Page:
Away from professional stadiums, bright lights, and manicured fields, there’s another side of soccer. Tucked away on alleys, side streets, and concrete courts, people play in improvised games. They play for the love of the game.
It is this universal love that makes sport a universal language. Speaking the language of sport while travelling—by joining a pickup game in a foreign country—is one of the best ways to meet people and make friends around the world. Whether it’s in a back-alley baseball game in Cuba, on a soccer pitch in the slums of Kenya, a Cricket game in India or shooting a basketball at a hoop on a coconut tree in the Philippines, a high five is a high five, and a “goooooooal” is a goal.
And football (soccer) star Gwendolyn Oxenham made it her mission to find and join in as many of those unofficial, spontaneous football games around the world!
Every country has a different word for it. In the United States, we call it “pick-up soccer.” In Trinidad, it’s “taking a sweat.” In England, it’s “having a kick-about.” In Brazil, the word is “pelada” which literally means “naked”—the game stripped down to its core. It’s the version of the game played by anyone, anywhere—and it’s a window into lives all around the world.
At sixteen, Gwendolyn Oxenham was the youngest Division I player in NCAA history, a soccer star and leading goal-scorer for Duke. At twenty, she graduated and the women’s professional soccer league folded, abruptly ending her soccer career.
By 23, Oxenham felt like a has-been, but she still loved to play. Her love of the sport in its least-official form, pickup games, was what kept her playing games in her home state of California. Oxenham felt and knew there were people all over the world playing pick-up games on the streets and public pitches around the globe. And she wanted to join these games.
The seed was planted and she acted on it. She convinced her boyfriend (by now husband) and together they embarked on a 3-year round the world trip finding and joining as many pick-up games of football (or soccer as they say in the USA) as they could.
Their quest resulted in a journey that covered 25 countries and an unimaginable amount of games and goals. They covered their ‘ball centered’ adventure in both a kickass book – Finding the Game: Three Years, Twenty-five Countries, and the Search for Pickup Soccer
– and a kickass documentary – Pelada.
She told Yahoo Travel that no matter how foreign the country, she found that once you join a game, “you stop being a tourist, and you’re one of them. People are at their happiest and most relaxed when playing sports. They’re far more likely to join you for a drink or invite you into their home if they were your teammate during the day. But be a good teammate and don’t forget to pass the ball!”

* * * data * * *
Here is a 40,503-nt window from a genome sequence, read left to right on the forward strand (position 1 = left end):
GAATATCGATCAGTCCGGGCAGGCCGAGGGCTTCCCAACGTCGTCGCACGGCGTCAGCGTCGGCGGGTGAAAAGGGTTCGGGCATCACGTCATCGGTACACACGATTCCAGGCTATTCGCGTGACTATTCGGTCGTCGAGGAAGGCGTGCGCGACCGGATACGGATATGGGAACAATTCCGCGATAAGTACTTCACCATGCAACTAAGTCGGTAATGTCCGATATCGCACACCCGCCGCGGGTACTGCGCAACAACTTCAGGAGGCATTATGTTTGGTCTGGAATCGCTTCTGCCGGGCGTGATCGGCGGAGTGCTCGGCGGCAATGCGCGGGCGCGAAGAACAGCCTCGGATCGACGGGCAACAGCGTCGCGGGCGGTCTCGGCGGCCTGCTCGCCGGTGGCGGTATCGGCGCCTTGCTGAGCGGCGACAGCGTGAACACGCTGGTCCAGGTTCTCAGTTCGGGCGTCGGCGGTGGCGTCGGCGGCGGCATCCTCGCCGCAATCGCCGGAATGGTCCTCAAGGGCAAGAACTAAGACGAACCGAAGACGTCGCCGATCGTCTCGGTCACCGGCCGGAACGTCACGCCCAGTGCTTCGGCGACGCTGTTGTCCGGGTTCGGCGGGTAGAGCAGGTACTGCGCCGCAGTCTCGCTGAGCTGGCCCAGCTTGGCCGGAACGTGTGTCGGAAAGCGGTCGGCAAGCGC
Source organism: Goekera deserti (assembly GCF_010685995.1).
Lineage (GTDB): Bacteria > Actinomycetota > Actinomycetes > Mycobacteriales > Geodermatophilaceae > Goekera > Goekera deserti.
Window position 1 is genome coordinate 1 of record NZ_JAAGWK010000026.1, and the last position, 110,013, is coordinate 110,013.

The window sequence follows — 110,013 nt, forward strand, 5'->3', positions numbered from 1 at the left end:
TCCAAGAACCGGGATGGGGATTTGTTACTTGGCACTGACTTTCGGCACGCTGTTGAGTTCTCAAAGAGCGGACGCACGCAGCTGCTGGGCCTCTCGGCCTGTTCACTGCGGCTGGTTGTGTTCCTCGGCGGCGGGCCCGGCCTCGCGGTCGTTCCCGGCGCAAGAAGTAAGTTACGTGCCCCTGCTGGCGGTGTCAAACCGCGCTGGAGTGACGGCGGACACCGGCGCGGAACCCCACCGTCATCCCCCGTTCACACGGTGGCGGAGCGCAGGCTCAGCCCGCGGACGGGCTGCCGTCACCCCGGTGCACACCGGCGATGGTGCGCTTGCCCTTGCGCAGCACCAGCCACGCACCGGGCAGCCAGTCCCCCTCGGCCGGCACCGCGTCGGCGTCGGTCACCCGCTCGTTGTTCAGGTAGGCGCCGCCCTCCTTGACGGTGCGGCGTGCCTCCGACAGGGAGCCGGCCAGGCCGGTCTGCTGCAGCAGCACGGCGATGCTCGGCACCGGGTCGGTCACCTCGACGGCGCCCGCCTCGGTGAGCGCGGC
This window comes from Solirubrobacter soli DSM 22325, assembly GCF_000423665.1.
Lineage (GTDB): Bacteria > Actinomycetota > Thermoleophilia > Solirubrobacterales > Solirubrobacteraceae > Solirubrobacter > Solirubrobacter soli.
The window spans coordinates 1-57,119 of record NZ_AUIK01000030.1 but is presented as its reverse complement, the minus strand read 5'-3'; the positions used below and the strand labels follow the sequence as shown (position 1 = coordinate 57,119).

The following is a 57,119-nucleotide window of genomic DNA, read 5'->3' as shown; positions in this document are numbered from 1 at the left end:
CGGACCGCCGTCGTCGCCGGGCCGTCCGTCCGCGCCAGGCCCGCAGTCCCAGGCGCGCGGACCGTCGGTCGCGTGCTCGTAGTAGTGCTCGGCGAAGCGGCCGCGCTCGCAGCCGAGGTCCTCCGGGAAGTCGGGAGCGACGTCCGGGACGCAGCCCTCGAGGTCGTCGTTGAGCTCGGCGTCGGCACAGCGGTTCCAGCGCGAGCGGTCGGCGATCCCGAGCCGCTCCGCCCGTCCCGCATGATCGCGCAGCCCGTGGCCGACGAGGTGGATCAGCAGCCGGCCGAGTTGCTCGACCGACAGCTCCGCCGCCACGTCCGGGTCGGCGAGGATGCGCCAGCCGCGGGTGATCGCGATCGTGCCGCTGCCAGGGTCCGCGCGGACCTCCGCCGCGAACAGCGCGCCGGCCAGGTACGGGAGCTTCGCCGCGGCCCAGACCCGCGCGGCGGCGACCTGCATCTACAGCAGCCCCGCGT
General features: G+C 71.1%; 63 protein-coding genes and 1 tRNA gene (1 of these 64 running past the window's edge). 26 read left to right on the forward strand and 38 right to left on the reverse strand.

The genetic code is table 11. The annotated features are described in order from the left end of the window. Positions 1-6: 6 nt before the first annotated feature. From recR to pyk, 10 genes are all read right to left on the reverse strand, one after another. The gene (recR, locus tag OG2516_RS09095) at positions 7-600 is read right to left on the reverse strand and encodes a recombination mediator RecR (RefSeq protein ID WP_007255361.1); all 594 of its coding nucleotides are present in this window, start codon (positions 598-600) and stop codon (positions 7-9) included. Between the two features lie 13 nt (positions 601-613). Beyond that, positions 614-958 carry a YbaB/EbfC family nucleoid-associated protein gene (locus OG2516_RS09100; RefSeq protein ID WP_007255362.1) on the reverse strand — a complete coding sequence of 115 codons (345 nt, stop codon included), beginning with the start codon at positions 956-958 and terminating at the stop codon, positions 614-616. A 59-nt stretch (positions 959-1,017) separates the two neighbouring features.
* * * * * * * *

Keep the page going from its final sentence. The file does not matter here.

To IndieWire, Ryan White – one of the movie’s directors – explained: “We were traveling to 25 countries on a dangerously low budget, so there was no extra money for frills. We couldn’t afford fixers or guides, we couldn’t afford hotels or the easy modes of transportation. So we were often relying on the favors of others, people all over the world who housed us, fed us, and guided us to find these stories. And we inevitably found ourselves in sticky situations at times – we got detained in Israel, reported to the Iranian government, and countless other situations our mothers wouldn’t want to know about. I think it speaks to the magic of the game and our movie’s subject: almost every time, once we explained what we were doing, we were met with smiles and excitement and sentences like, “Ahhhh, I should show you this really cool court near where I live!”
Their tenacity and dedication to ‘finding the game’ is remarkable. Despite financial and language barriers, they play with sheep-shearing gauchos in Uruguay, with hardened criminals in La Paz’s infamous San Pedro Prison, in an Arabs-against-Jews contest in Jerusalem and with salarymen on a Tokyo rooftop. They even bet shillings on a game with moonshine brewers in Kenya and play with freestylers in China.
The documentary’s most impressive sequences take place in the slums of Nairobi, where the poverty is overwhelming, and in Tehran, where it’s illegal for women to play with men (she gets a game anyway).
Oxenham shows us how kicking a ball together can unite us more than shared worship of famous teams. Soccer fans will love this, but anyone who enjoys shoestring travelogues will like it, too. Both the book and the documentary.
The documentary debuted at the 2010 South by SouthWest (SWSX) film festival. To positive acclaim:
“Across two dozen countries—from back alleys to remote beaches to the roofs of skyscrapers—an eye-opening journey into the heart of soccer”
“An entertaining, heartfelt look at the soul of a sport and a thrilling travel narrative, this book is proof that on the field and in life, some things need no translation.”
On IMDB the film gets a 7.4/10 rating
About Gwen Oxenham
GWENDOLYN OXENHAM received an MFA in creative writing from the University of Notre Dame, where she was awarded the Nicholas Sparks post-graduate fellowship. A Duke University soccer alum, she played professionally for Santos FC in Brazil in 2005. She teaches English and plays in pickup games in Southern California.